3d cuts the frame rate in half since each eye has to have the image rendered and displayed one at a time. Refresh rate also comes into play with 3d working properly. Accidental premature post*** I bet the MS could release glasses that plug into the 360 controller to do 3d without modifying the hardware and all future games could be programmed to render in 3d--It's just that the 360s hardware already struggles with rendering things without doubling the workload. I'm guessing Nintendo could do the same thing but face the same problem.

TVs are an issue because the left image has to be gone by the time the right eye shutter reopens. SD TVs might have an advantage as I believe they run at 60Hz, so if you locked your game at 60 FPS then you could have 3D at 30 FPS. I'm not sure how much flicker there would be but... just speculating.

There are certainly technical issues. But not really a lack of content.

It's niche because it's a gimmick, if you'll pardon me saying.

Generic_Dave:
Toshiba has "no-glasses" 3-D TV's due out the end of the year...

http://gizmodo.com/5620310/three-glasses+less-3dtvs-expected-by-toshiba-before-years-end

I was wondering why they haven't done this yet, if they can do it on the 3ds why can't they do it to a TV?

darkstone:

Generic_Dave:
Toshiba has "no-glasses" 3-D TV's due out the end of the year...

http://gizmodo.com/5620310/three-glasses+less-3dtvs-expected-by-toshiba-before-years-end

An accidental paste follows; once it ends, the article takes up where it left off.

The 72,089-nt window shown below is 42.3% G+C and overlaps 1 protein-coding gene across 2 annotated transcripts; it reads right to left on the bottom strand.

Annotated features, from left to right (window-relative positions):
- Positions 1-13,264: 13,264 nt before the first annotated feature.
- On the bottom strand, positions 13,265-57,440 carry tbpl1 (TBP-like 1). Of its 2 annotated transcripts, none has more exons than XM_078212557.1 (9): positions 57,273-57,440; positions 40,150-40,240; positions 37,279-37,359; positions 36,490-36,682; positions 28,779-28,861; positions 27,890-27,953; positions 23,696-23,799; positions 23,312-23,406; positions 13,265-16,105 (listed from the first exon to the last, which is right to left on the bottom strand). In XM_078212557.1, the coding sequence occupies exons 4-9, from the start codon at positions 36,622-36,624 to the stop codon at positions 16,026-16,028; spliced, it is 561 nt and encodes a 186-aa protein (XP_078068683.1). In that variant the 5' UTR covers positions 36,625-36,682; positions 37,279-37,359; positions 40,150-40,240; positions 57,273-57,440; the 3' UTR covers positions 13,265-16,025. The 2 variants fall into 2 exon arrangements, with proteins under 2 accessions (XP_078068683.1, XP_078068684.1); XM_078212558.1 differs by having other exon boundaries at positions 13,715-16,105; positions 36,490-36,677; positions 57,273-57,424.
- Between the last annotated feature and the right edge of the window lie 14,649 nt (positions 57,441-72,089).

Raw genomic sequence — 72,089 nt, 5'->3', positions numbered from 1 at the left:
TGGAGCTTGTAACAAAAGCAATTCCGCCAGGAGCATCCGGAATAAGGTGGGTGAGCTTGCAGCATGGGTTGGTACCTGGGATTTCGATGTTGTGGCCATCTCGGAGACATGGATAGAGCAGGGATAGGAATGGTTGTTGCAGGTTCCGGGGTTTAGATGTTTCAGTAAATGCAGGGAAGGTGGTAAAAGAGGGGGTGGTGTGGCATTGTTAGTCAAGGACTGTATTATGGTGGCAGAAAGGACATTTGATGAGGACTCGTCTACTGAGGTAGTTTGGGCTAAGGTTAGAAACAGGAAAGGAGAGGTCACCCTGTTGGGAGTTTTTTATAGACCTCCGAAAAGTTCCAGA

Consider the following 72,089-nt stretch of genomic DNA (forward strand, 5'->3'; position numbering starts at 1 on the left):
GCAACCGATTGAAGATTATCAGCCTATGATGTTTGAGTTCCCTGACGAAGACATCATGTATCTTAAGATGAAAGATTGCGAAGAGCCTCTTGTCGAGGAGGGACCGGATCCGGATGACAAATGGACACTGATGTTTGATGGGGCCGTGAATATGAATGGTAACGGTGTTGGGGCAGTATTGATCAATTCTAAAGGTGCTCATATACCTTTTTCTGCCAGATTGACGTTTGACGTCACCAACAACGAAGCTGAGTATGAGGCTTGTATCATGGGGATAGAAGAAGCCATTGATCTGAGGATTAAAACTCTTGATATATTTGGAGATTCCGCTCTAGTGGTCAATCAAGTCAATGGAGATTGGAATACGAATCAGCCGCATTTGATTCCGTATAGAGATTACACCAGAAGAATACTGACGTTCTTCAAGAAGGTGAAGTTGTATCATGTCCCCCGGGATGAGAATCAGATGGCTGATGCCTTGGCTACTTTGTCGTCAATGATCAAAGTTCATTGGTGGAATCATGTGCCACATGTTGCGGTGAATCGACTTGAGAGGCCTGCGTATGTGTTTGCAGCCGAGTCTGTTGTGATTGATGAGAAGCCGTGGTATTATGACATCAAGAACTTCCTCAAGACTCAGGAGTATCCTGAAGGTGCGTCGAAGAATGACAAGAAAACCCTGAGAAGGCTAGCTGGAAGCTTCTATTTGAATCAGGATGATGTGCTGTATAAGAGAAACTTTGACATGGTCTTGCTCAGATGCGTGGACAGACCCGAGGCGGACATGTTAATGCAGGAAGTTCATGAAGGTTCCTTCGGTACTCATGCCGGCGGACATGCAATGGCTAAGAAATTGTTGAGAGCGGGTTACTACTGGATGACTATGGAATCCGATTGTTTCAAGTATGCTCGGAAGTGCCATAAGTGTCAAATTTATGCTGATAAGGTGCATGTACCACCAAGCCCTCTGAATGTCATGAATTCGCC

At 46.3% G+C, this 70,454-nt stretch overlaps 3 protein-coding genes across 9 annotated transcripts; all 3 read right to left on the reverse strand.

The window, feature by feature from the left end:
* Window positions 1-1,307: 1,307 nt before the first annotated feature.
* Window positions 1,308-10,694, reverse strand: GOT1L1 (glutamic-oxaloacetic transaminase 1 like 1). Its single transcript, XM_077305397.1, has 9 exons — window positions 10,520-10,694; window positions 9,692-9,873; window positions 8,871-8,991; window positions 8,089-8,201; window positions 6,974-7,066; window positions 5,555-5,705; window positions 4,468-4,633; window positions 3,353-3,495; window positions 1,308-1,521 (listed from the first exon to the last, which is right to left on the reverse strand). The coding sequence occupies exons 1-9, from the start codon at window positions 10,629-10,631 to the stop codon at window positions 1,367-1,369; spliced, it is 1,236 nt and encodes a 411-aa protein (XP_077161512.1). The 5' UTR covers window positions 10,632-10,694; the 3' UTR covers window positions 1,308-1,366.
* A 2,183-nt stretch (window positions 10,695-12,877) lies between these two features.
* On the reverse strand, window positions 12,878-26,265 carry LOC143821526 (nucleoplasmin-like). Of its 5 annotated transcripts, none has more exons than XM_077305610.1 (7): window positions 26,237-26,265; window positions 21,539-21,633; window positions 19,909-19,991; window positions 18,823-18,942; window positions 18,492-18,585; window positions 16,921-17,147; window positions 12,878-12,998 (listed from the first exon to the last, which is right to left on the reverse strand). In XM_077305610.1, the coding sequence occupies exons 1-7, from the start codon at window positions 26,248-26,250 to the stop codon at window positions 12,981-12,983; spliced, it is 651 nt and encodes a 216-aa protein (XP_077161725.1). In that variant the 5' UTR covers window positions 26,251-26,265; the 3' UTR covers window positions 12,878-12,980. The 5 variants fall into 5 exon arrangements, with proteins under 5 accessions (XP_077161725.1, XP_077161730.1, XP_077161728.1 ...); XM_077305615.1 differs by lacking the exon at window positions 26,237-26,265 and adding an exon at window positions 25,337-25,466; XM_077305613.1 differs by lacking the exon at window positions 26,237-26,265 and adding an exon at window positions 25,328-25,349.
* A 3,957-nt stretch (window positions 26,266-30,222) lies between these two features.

I was wondering why they haven't done this yet, if they can do it on the 3ds why can't they do it to a TV?

Apparently they only go up to about 20-something " at the moment. But it's a start anyway. I remember reading about this ages ago and they said it wouldn't be ready until 2015...

The problem (in my opinion) is that the change from SD to HD is too recent for people to be willing to change stuff yet. Half the people I know are still dragging their heels about getting a HD telly, noone I know is willing to fork out a few hundred quid AGAIN for another 4 or 5 years.

That and the glasses are just dumb as hell.

Generic_Dave:

darkstone:

Generic_Dave:
Toshiba has "no-glasses" 3-D TV's due out the end of the year...

http://gizmodo.com/5620310/three-glasses+less-3dtvs-expected-by-toshiba-before-years-end

I was wondering why they haven't done this yet, if they can do it on the 3ds why can't they do it to a TV?

Apparently they only go up to about 20-something " at the moment. But it's a start anyway. I remember reading about this ages ago and they said it wouldn't be ready until 2015...

Yeah, but the resolution is quite horrible, it's expensive as F*ck (pardon my french), you have to sit right infront of it from a specific distance (not to close and not to far away) or it wont work and you get naucious if you look at it for a longer period of time.

I'm just glad theres some people out there with some actual sense. I'm not saying 3D will never become a big and regular thing, but it's just not there yet. The technology is not advanced enough for it being worthwhile. And personally, I'd rather wait for VR games then playing games in 3D. (Even though that might take a looooong, long time.)

Deeleted:

Yeah, but the resolution is quite horrible, it's expensive as F*ck (pardon my french), you have to sit right infront of it from a specific distance (not to close and not to far away) or it wont work and you get naucious if you look at it for a longer period of time.

I'm just glad theres some people out there with some actual sense. I'm not saying 3D will never become a big and regular thing, but it's just not there yet. The technology is not advanced enough for it being worthwhile. And personally, I'd rather wait for VR games then playing games in 3D. (Even though that might take a looooong, long time.)